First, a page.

# Surprising physics

1. Sep 3, 2004

### Galileo

Take a flat board of uniform density. Mass M and Length L.
Now hold the board horizontally at the edge of a table. So you hold one end of the board at distance L from the edge of the table, while the other end is resting on the table.

Now release the board. Gravity will exert a torque about the axis where the board touches the table. The gravitational force will act on the center of gravity of the board, so:
$$\tau = \frac{L}{2} Mg$$
The moment of inertia of this board about an axis at the edge is
$$I=\frac{1}{3}ML^2$$
So the board will rotate with an angular acceleration of:
$$\alpha = \frac{\tau}{I}=\frac{3}{2}\frac{g}{L}$$
That means for the part of the board at the loose end at the moment of release an acceleration of:
$$a=\frac{3}{2}\frac{g}{L}L=\frac{3}{2}g$$

Faster than freefall!!!
:surprised
Some of you may not be surprised by it, but I was.
I realize that the normal force at the end is responsible, but still. It's kinda counterintuitive. I didn't expect it.

Does anyone else got funny and surpising physics about which you say "I didn't expect that?".

EDIT: Fixed a typo. Thanks Brad.

Last edited: Sep 3, 2004
2. Sep 3, 2004

### ZapperZ

Staff Emeritus
I do, and this is an old one.

Take a helium-filled balloon with you next time you get on a train. The balloon should be the typical ones you get at a fair, with a string tied to it at one end, and you hold the other end.

Now while holding on to one end of the string, let the balloon just be suspended without hitting the ceiling or sides of the train. As soon as the train starts to accelerate, look at it. If there are no considerable air movement in the train (i.e. windows are not open, etc), while the train is accelerating, you will see the balloon tilts FORWARD, along the direction the train is travelling.

This is counter-intuitive, because we all feel that we're being pushed BACKWARDS when the vehicle we're in is accelerating forward. Yet, the balloon appears to have a forward push!

You'll see something strange too if the train makes a sharp turn (works better in a car or bus). If it is turning to the right, while all of you in the vehicle feel a "centrifugal force" pulling you to the left, the balloon will shift to the right!

There is, of course, a simple explanation for this, but why spoil the fun? :)

This is one example where one's "intuition" can be easily wrong. Only after one realizes the explanation for it does one find this observation "intuitively clear". This is why I say that intuition is nothing more than an accumulated knowledge of what we understand.

Zz.

3. Sep 3, 2004

in the equation for angular acceleration, it should be "tau" over "I," not "m." ...at first it that got me to say, "what the hell?"

4. Sep 3, 2004

does it have to do with the extremely low density --> mass --> inertia so that it will not resist being accelerated nearly as much as bodies will?

5. Sep 3, 2004

Its a nice experiment, but its very easy to understand why. I got it in grade 10 while my teacher was doing the same principle with a piece of corq in a water container. The reason this happens is because the air in the train is more dense and heavier than the helium in the baloon. Therefore, when the train accelerates, the air heavier air is pushed to the back of the train, and the lighter helium is pushed foreward. Its kind of like boyancy.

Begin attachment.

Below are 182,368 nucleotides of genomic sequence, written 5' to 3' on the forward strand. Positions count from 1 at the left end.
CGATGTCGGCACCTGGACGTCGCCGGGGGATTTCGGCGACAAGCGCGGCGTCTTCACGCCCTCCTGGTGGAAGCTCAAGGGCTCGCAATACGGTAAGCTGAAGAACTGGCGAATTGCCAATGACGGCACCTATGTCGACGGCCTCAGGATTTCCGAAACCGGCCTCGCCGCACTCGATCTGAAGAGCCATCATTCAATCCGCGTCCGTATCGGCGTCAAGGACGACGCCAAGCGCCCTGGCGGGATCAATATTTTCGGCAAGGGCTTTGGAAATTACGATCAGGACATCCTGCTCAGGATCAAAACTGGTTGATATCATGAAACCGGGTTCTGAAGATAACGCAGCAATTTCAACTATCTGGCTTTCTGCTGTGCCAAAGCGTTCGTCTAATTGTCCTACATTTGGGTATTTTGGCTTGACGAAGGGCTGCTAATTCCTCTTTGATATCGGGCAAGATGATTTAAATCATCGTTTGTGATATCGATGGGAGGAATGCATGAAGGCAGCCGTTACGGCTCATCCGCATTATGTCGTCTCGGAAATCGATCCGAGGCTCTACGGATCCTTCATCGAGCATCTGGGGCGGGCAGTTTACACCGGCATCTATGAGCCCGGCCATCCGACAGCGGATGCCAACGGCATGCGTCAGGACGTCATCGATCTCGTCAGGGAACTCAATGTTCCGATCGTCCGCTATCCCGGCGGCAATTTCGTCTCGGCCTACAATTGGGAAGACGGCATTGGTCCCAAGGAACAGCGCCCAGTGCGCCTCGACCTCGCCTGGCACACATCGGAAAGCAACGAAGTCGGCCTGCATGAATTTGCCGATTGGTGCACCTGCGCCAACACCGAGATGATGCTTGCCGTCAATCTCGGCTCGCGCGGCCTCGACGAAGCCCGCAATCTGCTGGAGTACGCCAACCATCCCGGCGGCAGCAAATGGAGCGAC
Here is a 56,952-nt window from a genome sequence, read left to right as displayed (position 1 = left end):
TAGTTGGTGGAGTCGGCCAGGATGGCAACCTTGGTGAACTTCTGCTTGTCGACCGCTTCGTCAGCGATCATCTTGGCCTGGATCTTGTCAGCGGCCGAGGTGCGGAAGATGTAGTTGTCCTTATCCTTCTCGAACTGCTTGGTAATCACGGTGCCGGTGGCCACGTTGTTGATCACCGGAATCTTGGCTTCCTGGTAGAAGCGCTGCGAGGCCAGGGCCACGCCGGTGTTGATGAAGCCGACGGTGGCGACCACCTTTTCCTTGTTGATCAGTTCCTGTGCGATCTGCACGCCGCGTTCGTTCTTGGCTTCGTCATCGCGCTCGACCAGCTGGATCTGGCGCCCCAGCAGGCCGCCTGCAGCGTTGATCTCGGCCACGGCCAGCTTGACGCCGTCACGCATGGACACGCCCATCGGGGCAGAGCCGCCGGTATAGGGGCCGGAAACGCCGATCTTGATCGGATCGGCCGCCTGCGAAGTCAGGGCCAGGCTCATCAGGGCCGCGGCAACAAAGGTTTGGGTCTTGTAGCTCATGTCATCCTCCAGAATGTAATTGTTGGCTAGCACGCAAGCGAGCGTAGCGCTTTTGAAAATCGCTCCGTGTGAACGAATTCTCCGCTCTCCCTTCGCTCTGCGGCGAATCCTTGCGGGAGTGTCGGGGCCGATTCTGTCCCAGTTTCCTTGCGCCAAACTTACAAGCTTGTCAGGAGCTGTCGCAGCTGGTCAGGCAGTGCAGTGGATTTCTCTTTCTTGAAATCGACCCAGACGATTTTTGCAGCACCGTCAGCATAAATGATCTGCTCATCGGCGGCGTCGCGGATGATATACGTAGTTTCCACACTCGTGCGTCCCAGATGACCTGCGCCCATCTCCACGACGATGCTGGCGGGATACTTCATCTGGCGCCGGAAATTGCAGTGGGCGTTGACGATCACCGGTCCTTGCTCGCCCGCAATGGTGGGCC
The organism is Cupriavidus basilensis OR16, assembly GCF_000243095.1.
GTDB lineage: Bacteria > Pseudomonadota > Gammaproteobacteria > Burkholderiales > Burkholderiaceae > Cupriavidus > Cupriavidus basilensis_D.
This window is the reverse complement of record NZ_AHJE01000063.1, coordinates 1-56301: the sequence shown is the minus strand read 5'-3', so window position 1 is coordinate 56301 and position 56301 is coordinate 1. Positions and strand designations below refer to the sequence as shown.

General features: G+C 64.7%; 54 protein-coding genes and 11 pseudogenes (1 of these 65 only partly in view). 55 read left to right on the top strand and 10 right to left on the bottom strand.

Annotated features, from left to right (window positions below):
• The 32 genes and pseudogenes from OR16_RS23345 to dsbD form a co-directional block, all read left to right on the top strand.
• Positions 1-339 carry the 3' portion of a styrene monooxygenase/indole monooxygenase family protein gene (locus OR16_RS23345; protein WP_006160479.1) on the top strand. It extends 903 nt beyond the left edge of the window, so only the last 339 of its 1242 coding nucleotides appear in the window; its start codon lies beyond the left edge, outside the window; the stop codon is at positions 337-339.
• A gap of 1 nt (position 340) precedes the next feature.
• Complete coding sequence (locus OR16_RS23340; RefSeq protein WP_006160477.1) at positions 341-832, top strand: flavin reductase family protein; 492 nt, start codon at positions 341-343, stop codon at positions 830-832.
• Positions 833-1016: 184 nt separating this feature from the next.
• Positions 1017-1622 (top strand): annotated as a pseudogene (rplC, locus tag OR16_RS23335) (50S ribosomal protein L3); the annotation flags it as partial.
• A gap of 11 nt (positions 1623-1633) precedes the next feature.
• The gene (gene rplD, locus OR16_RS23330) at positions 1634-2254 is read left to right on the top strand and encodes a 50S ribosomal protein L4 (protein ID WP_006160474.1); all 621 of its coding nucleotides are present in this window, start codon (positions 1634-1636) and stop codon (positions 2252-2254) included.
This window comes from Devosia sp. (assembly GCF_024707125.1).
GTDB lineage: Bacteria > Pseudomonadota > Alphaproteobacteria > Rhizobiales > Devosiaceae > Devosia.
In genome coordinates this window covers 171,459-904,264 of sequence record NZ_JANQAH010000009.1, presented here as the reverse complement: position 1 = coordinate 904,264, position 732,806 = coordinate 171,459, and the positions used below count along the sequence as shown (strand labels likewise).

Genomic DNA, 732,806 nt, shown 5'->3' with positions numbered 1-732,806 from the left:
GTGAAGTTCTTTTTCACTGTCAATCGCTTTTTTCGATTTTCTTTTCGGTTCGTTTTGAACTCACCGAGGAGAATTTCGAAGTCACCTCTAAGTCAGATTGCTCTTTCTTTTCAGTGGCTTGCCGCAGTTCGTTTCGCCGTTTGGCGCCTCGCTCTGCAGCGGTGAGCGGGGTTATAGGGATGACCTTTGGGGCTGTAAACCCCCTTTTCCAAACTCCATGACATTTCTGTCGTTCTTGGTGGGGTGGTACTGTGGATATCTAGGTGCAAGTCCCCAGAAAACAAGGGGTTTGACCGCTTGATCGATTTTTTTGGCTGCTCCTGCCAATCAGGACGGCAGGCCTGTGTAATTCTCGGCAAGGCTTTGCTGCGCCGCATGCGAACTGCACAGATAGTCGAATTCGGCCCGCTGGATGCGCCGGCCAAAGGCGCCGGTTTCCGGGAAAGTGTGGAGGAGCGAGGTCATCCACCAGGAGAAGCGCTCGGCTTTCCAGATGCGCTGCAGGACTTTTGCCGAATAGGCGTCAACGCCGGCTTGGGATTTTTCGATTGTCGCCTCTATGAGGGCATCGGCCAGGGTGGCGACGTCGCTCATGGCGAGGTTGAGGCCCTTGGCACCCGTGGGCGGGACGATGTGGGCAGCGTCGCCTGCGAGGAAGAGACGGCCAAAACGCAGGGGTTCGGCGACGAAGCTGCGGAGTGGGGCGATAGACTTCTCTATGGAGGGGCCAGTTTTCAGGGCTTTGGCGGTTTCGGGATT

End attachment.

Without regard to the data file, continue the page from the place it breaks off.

6. Sep 3, 2004

### ZapperZ

Staff Emeritus
Well, I DID say that there is a simple explanation for this! :)

I've described this scenario without indicating what happened to the balloon to a class of 1st year intro physics students, and the overwhelming number of them (almost 75%) answered what I expected - the balloon gets pushed back like everything else in the train. Then I gave them a bunch of mylar balloons and asked them to investigate this for themselves over the weekend. [I was later told by a colleague that there were reports of a bunch of students boarding onto Chicago's CTA trains heading into the city with mylar balloons] Of course, most of them came back surprised at what they saw. We had a very lively discussion on what was involved, and most importantly, why they were fooled.

The students thought that this was the most enjoyable and memorable part of the whole course, as I later found out in their course evaluations.

It is why I've always had a fondness for this exercise.

Zz.

7. Sep 3, 2004

### krab

There's actually a simpler demonstration of the same effect. Take a bubble level; one of those used by carpenters -- I think also called a "spirit level". Put on a level table and accelerate it forward. Notice that instead of the bubble hanging back from inertia, it hangs forward.

8. Sep 3, 2004

### ZapperZ

Staff Emeritus
Yup. This is certainly an identical effect. However, imagining a bunch of college kids boarding a train with mylar balloons, and then looking at them curiously as soon as the train moves, now that is worth the money I spent on those balloons! :)

Zz.

9. Sep 3, 2004

### krab

I agree. For more fun, ask them in part 2 of the experiment to design and calibrate an accelerometer from the mylar balloon system. :-)

10. Sep 3, 2004

### krab

Back to Galileo's original question. There are many effects that are surprising and counter-intuitive. You can get lots more of them in Flying Circus of Physics by Jearl Walker. I checked, and it's available from Amazon.

11. Sep 3, 2004

### ZapperZ

Staff Emeritus
I agree, especially the section that says that hot water freezes faster than cold water! :)

Zz.

12. Sep 3, 2004

### Cyrus

I thought that was up to much debate. I thought that they both freeze at the same temperature, however the heat content in making teh hot water is greater, not the time it takes

13. Sep 3, 2004

### geometer

This old chestnut rears its head every once in a while. Common sense should tell you that hot water can't freeze faster than cold water. Assuming the same heat transfer rate, the hotter water has more heat to transfer so should take longer to reach freezing than the cold water. Some claim that this is circumvented by the the fact that convection currents are established in the hot water which improves mixing and therefore heat transfer.

However: